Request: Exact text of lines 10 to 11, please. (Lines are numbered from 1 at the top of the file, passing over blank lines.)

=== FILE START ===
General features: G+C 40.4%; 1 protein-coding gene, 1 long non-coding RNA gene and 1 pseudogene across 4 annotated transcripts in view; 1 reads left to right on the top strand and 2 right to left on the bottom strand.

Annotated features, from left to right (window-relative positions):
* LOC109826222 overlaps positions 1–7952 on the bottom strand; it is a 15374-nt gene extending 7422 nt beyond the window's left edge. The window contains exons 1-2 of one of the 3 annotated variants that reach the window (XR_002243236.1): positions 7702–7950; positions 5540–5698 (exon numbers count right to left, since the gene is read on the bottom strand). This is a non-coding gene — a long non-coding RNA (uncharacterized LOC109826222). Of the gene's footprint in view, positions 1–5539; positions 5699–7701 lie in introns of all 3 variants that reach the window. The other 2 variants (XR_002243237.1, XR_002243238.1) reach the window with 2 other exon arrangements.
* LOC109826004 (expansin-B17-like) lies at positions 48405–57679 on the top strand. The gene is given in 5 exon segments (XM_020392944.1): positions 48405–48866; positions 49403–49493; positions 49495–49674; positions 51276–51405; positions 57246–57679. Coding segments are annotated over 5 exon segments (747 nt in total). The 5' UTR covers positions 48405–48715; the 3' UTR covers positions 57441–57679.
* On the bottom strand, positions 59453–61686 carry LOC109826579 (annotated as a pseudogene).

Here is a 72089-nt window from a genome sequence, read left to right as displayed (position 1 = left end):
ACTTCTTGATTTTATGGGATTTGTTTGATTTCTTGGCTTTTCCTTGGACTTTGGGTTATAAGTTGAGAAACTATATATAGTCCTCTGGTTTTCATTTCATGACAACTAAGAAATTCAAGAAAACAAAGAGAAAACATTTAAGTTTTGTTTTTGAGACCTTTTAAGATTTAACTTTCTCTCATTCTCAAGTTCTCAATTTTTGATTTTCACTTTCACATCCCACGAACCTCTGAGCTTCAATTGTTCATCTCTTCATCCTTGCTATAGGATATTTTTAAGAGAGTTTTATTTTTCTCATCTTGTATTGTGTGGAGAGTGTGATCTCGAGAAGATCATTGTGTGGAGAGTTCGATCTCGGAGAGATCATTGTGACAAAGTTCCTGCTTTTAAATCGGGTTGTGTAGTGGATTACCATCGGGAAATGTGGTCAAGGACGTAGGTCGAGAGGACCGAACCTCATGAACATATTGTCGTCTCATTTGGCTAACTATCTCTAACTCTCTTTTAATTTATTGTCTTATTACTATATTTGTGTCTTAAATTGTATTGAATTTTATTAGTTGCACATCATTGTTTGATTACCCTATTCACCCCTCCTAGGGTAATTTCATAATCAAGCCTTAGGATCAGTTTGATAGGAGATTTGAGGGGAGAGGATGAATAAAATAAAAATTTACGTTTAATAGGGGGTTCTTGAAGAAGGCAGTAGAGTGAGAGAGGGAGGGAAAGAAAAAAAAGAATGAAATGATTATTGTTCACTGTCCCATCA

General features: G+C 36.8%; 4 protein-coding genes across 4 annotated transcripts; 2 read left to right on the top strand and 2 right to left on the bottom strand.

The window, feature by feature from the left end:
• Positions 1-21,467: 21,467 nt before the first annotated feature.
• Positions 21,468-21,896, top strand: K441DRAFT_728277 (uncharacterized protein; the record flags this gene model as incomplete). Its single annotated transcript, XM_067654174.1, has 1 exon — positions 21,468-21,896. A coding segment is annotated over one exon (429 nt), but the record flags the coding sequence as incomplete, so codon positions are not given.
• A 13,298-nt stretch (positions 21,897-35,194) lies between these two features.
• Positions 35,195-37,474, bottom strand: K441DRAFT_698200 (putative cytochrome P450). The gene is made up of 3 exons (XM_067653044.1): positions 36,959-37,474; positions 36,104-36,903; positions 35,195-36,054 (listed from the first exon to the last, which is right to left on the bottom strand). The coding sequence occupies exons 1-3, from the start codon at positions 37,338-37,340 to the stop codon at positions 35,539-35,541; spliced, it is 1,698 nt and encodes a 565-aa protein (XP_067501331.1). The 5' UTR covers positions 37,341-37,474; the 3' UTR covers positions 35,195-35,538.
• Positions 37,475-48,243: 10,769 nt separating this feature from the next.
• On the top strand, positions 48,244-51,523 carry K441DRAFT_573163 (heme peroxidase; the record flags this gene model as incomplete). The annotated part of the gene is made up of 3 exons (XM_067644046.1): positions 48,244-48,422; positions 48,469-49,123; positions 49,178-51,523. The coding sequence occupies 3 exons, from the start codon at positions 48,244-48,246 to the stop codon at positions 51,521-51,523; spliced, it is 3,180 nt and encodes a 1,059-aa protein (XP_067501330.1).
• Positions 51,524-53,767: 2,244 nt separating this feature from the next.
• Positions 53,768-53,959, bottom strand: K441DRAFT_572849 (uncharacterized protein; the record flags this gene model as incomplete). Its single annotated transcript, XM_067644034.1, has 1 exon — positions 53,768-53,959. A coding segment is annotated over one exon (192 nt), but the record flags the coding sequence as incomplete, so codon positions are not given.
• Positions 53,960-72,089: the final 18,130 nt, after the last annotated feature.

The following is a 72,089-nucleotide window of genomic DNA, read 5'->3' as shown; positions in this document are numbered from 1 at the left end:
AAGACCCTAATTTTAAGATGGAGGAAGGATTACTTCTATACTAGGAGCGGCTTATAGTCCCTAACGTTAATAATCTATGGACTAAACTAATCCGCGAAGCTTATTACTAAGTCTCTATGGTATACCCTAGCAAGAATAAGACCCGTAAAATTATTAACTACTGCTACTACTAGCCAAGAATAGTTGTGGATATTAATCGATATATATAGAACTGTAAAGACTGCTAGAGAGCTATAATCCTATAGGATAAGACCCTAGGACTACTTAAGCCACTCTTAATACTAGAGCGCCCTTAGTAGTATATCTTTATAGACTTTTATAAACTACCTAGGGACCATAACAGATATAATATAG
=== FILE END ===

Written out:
• Positions 1-21,467: 21,467 nt before the first annotated feature.
• Positions 21,468-21,896, top strand: K441DRAFT_728277 (uncharacterized protein; the record flags this gene model as incomplete). Its single annotated transcript, XM_067654174.1, has 1 exon — positions 21,468-21,896. A coding segment is annotated over one exon (429 nt), but the record flags the coding sequence as incomplete, so codon positions are not given.